So too at Easter we see a similar drama played out on the cross. Christ descended into death to demand the lives of people held in death be returned to life. God, the Father, sending his Spirit into the underworld with Christ, returns him to life and restores with him, life to earth again, renewal and rebirth. Each of the earlier stories pre-figured, pre-told and pre-framed the story of Christ which in turn, fulfilled’ mythological typology in history.

C.S. Lewis, in his ‘Essays on Theology and Ethics‘, addresses the fact that the story of Christ, brought myth into history:

The heart of Christianity is a myth which is also a fact. The old myth of the Dying God, without ceasing to be myth, comes down from the heaven of legend and imagination to the earth of history. It happens — at a particular date, in a particular place, followed by definable historical consequences. We pass from a Balder or an Osiris, dying nobody knows when or where, to a historical Person crucified (it is all in order) under Pontius Pilate. By becoming fact it does not cease to be myth: that is the miracle.

Myth became fact, essay published in God in the Dock: Essays on Theology and Ethics, C. S. Lewis, Walter Hooper (Editor), Wm. B. Eerdmans Publishing Company; Reprint edition (October 1994; original copyright 1970 by the Trustees of the Estate of C. S. Lewis). 

Tolkien similarly wrote, in a letter to Christopher his son, clarifying his view that the gospels mirror fairy-tales:

Of course I do not mean that the Gospels tell what is only a fairy-story; but I do mean very strongly that they do tell a fairy-story: the greatest. Man the story-teller would have to be redeemed in a manner consonant with his nature: by a moving story. But since the author of it is the supreme Artist and the Author of Reality, this one was also made . . . to be true on the Primary Plane.

Letters’, 100–101

The glory of the gospel story therefore is that it is the ‘true’ myth, myth-become-fact, fairy-story incarnate in primary reality. As Tolkien concluded in his essay,

this story is supreme; and it is true. Art has been verified. God is the Lord, of angels, and of men—and of elves. Legend and History have met and fused

‘On Fairy-stories’, 63.

This Easter, lets take and read again the fairy-tales and myths and legends of the world, and consider, how legend and history met and fused in Christ.

Tess of the D’Urbervilles and the Modernist “ache”

Upon reading Tess of the D’Urbervilles, one feels distinctly manipulated. The text is so melancholy, the characters so pitiable, society so repressive and unjust. One wonders “what essay is Thomas Hardy writing through his novel about his world”? Why does he wish to make his readers so miserable?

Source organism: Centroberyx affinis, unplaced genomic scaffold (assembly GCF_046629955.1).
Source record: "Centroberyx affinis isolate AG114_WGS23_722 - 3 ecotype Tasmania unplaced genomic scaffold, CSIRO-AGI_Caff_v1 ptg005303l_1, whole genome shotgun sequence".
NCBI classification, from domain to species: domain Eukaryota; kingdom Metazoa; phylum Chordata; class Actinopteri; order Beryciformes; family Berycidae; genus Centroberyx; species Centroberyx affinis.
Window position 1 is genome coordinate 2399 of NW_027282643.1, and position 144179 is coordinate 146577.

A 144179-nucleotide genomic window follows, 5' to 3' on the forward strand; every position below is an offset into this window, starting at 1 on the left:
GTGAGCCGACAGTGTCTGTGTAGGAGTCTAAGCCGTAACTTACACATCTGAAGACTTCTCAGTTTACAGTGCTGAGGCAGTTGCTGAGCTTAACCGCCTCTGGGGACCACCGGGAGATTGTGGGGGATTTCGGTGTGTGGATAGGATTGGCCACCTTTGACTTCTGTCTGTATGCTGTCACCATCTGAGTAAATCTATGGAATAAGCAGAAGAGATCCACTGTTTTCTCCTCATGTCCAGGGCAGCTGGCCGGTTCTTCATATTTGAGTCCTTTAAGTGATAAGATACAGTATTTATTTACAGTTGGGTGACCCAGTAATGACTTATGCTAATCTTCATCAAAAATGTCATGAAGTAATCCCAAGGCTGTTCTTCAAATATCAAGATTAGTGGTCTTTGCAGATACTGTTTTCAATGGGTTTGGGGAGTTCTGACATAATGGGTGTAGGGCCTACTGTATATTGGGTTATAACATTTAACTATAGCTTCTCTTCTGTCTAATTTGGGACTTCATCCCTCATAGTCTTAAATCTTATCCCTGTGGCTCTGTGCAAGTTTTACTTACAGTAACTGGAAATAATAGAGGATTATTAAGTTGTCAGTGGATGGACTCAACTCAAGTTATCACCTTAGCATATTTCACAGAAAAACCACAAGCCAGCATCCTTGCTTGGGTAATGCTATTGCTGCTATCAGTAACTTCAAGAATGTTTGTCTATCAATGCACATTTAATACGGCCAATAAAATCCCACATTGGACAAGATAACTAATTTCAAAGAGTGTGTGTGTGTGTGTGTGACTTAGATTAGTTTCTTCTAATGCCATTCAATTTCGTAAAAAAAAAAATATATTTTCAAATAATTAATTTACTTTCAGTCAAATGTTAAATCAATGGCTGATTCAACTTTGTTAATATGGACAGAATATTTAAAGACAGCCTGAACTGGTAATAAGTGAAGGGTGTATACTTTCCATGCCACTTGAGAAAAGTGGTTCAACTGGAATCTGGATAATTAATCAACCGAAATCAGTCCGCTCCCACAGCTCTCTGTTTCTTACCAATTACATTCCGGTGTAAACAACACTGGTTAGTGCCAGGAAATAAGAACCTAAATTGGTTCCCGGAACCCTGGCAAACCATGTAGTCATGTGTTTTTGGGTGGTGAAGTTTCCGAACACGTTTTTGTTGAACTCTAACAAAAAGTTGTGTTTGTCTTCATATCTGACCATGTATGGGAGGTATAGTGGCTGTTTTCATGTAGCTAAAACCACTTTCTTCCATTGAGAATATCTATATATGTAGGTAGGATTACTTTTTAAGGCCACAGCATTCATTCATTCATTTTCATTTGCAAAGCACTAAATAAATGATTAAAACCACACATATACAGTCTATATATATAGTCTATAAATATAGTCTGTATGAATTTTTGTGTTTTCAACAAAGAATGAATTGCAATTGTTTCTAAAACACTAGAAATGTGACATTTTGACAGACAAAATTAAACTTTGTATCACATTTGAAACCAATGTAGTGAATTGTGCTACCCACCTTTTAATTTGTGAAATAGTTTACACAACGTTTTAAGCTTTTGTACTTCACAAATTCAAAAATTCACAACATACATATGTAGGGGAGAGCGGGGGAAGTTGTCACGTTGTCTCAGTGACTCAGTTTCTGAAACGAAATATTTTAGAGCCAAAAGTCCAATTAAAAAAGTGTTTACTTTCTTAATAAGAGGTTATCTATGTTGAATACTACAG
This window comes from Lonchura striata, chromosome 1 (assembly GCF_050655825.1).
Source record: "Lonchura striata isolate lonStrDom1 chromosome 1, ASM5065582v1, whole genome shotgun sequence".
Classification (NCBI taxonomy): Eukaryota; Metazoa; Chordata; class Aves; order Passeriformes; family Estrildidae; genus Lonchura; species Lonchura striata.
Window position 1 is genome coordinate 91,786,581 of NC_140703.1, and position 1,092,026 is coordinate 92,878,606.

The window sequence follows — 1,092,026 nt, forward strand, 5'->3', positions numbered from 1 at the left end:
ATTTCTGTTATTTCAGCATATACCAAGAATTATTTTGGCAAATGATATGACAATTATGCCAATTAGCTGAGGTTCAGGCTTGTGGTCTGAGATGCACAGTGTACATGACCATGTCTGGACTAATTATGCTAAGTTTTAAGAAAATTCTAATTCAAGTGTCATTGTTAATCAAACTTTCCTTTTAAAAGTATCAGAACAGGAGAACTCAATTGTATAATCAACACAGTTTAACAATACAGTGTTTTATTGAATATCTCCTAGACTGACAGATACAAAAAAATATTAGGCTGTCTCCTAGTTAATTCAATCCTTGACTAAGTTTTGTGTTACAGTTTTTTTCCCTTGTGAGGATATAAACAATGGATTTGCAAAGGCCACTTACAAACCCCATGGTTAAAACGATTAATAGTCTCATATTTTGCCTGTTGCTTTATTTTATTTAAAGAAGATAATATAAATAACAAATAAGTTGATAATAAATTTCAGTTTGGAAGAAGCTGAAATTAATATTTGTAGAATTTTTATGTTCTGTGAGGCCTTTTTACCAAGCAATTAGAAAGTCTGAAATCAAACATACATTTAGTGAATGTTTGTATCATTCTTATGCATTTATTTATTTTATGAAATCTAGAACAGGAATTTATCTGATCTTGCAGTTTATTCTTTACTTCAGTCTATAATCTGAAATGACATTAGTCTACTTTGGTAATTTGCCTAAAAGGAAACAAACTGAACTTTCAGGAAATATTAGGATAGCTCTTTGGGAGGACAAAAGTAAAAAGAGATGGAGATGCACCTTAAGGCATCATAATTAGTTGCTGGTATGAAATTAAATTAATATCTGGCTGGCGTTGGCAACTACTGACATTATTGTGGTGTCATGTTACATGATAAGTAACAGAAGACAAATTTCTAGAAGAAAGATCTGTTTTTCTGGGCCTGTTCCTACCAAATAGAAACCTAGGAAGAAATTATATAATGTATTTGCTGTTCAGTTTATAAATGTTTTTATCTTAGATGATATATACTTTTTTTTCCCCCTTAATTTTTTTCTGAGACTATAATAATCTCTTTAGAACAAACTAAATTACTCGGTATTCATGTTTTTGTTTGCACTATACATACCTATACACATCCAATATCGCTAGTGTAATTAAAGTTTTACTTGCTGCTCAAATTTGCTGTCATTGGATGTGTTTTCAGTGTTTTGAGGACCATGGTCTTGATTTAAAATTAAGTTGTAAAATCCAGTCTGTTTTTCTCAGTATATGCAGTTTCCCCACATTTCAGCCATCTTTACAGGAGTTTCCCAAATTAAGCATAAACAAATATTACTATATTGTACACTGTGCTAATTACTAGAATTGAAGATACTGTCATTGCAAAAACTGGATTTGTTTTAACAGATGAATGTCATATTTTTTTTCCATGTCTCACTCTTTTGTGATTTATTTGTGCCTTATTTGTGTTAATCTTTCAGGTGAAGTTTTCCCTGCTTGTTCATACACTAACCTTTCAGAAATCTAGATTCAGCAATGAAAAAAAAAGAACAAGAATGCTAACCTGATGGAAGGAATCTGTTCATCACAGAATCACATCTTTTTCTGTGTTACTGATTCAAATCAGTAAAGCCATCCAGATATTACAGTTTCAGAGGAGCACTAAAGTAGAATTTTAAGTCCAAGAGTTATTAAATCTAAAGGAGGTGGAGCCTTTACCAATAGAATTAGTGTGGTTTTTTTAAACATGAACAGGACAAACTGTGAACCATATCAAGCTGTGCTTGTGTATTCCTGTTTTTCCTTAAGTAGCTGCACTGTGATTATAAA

The story is set in the 1870s in county Wessex. Tess Durbeyfield is a saintly rural maiden, misunderstood by her poor parents. Her uneducated father believes they have connections to aristocracy through the name “D’Urberville”.  She is sent to “claim kin” and  finds work to help support her family and  watched over by the rather abrasive landowners son Alec Stoke.

tess of the D 2

Alec, on pretense of helping her one day, leads her into the woods where he rapes her. She returns home and  cannot talk of the crime or of the sickly child she bears and buries in an unmarked grave. Several years pass and she finds herself working as a milkmaid for a local farmer, and is courted by the parsons son, Angel Clare. Fearful to tell Angel the truth, she conceals it until the day of their marriage. On the night of their wedding,  he confesses to her a previous relationship with an older woman and so she in turn she tells him of the misdemeanour. He promptly disowns her and sails for Brazil, but not without propositioning Tess’ milkmaid friend to accompany him as his mistress. She declines.

Hard on her luck, Tess is forced to become the mistress  to wealthy Alec. In Brazil,  Angel suffers failures with his farming ventures and repents of his angry impulses. Sickly with yellow fever, he returns to England and confesses his love for Tess, She cannot have him and turns him away. As he leaves however, Tess murders Alec and pursues Angel. The novel closes with the couple at Stonehenge, where Tess rests upon an ancient altar. As the police descend to take Tess to prison and certain and death, she states she is glad, for Angel loves her and she him.

Hardy was an educated Victorian man concerned with the injustices of his day. Tess is almost an image of Hardy’s beautiful pastoral England, raped by the landed gentry, abused and managed by those using the name of the church. When she lies upon the pagan altar, she is at her happiest. The narrator concludes the novel with the statement:

“‘Justice’ was done, and the President of the Immortals (in the Aeschylean phrase) had ended his sport with Tess,”

Justice, however,  is not really just at all. What passes for “Justice” is in fact one of the pagan gods enjoying a bit of “sport,” or a frivolous game.  The fates are frivolous. This is the ache of the modern view – there is no dream. Just reality, bare and stark.

tess of the D

Not only is society in transition between an ancient pastoral land, to industrial urbanisation, but also from the enlightenment certainty to modern melancholy. Unlike classic tragedy, such as Shakespeare’s Romeo and Juliet, the tale does not allude to a “norm” against which the tragedy occurs. Romeo and Juliet’s families acknowledge that their warring houses could have prevented the deaths. The court of Macbeth acknowledge that powerlust and hubris brought about the decline of the kingdom and so forth.

One feels with Hardy, that with the decline of enlightenment certainty, comes a decline in confidence in redemption of any kind. The modernist ache is to contemplate society and its evils without affirming an alternative ending. Other than to aspire to compassionate humanism, we cannot ultimately hope but to avoid the sport of the gods.